Analyze where your customers and markets are going and what segments you can and should be serving, and at what levels of profitability. How well equipped are you to compete? What about new processes and new markets? Which markets should be your target markets?

Actually, salespeople can be vital to bringing marketing focus to a small company. But, to be effective, they must understand the broader picture of where the foundry's business is or should be going. Salespeople constantly face customers and are getting direct, personal reactions to your performance in the marketplace. Listen to them. Don't automatically assume that negative feedback is just making excuses for apparently substandard performance. Most salespeople are genuinely concerned with their customers' problems. And the better they understand their viewpoint, the better for the foundry.

Your salespeople constitute a key link with market reality: they can bring the customer's thinking and needs into focus with your foundry's marketing plan. To rely on production people--who think in terms of production problems--for coming up with sound market planning is wishful thinking.

Production cannot fulfill market needs if it is not in close contact with the market. Nor can marketing people function effectively unless they know production's problems and appreciate what the foundry can profitably produce for the market.

Target Marketing

The concept of target marketing is easy to grasp, and can be illustrated by a recent example of a foundry seeking to broaden its base of valve customers.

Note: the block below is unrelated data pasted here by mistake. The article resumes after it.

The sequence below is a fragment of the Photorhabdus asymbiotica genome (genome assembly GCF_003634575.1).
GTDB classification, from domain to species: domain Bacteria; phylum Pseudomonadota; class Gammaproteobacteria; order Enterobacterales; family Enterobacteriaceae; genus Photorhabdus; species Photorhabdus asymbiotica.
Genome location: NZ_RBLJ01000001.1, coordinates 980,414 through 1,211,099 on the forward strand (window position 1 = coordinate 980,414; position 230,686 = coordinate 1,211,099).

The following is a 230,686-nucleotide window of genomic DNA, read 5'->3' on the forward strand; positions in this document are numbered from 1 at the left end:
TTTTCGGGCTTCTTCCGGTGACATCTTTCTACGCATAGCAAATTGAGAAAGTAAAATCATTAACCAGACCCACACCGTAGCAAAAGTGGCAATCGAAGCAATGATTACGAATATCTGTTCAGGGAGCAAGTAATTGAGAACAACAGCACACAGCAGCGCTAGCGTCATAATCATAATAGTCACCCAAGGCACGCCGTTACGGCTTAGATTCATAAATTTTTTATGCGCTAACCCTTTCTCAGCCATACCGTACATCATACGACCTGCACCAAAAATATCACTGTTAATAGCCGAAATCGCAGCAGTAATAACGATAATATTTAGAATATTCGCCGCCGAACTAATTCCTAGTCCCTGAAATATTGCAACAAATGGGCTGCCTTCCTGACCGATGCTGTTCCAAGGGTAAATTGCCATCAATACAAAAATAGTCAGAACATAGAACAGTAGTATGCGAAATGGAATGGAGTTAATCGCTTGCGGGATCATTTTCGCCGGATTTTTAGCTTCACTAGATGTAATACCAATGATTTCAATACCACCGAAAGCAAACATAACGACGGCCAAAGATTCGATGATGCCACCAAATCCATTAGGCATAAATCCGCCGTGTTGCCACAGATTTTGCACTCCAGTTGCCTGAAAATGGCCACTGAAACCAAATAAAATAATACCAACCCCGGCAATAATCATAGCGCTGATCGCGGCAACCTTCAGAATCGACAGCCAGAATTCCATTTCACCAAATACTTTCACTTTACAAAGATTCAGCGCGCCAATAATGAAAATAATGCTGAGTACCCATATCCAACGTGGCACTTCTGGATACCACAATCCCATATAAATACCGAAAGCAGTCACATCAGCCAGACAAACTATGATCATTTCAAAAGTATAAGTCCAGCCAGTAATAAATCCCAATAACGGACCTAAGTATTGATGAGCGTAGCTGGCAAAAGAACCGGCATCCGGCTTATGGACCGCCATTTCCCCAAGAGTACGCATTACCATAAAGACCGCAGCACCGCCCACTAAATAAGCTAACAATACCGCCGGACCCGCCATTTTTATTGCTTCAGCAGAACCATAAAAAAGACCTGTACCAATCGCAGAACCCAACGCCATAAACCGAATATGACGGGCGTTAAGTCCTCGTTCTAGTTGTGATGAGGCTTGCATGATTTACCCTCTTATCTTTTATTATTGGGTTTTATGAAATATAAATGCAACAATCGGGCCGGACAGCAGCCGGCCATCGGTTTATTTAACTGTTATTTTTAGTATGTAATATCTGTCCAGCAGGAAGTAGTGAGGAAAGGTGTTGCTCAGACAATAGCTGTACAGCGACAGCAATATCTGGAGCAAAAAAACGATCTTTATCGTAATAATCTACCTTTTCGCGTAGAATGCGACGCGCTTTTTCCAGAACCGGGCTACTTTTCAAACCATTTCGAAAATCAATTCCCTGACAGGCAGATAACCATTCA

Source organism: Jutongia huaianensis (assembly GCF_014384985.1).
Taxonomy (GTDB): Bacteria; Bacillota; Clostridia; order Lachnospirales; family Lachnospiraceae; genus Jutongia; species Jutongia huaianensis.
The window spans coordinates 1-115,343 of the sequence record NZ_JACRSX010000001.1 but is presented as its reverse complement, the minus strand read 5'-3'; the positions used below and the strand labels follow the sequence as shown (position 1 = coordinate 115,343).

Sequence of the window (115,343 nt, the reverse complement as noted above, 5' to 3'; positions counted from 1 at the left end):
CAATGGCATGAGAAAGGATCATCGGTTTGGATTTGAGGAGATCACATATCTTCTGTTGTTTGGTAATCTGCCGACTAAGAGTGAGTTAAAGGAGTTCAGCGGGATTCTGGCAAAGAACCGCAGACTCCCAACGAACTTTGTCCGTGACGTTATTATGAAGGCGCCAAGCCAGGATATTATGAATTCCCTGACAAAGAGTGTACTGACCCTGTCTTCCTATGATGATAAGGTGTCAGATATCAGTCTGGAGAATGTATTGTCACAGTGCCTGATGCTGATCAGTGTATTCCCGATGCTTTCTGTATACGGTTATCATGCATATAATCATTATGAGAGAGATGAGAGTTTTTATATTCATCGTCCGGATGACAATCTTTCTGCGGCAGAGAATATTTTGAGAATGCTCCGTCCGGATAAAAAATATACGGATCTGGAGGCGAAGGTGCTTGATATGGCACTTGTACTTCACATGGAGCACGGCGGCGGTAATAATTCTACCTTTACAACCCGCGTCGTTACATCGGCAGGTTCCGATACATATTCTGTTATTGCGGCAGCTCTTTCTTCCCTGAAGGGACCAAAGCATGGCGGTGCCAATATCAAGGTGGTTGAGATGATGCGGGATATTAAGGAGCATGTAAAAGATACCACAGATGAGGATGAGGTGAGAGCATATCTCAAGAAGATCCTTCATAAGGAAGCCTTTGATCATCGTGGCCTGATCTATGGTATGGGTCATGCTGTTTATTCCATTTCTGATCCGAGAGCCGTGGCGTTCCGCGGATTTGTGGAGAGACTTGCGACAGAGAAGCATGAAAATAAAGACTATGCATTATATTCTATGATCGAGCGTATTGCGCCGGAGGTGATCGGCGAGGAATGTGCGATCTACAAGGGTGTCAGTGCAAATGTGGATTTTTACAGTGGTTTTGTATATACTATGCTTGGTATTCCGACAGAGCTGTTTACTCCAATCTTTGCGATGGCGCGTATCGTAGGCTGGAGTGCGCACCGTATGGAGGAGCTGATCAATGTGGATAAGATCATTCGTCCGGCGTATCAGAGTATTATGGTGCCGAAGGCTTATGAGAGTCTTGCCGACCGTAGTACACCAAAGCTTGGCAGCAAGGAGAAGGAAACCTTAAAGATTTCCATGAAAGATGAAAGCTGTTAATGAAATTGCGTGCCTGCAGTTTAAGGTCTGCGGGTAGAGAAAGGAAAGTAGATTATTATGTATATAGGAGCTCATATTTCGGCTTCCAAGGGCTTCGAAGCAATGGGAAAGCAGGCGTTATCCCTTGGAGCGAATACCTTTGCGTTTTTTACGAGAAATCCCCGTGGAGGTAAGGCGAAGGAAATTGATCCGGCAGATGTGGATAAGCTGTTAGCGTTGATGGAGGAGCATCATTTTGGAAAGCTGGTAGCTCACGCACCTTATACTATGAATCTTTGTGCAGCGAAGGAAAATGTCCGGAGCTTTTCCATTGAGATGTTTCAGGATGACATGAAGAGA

It first selected from a computerized market analysis 145 potential prospects, chosen on the basis of employment size, geographic location, six-digit SIC codes and prior knowledge. Of this group, buyers in 143 of these companies were then contacted by phone though a telemarketing program, as an initial point of qualification. Follow-up appointments were then scheduled.

Even though this program began only a couple months ago, request-to-quote results have been impressive. As time and manpower resources are available, this foundry will employ the same approach to develop greater penetration in other key markets.

Although foundries face unprecedented levels of competitiveness, shrinking demand, foreign sourcing, and buyer ignorance and indifference, these negative factors can create marketing opportunities. Someone has to make the $15 billion worth of castings produced in this country every year.

A clear marketing focus with good planning and effective programs like target marketing can help make sure you get your share of the pie.
COPYRIGHT 1993 American Foundry Society, Inc.
No portion of this article can be reproduced without the express written permission from the copyright holder.
Copyright 1993, Gale Group. All rights reserved. Gale Group is a Thomson Corporation Company.

Article Details
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Title Annotation:Marketing
Author:Warden, T. Jerry
Publication:Modern Casting
Date:Jul 1, 1993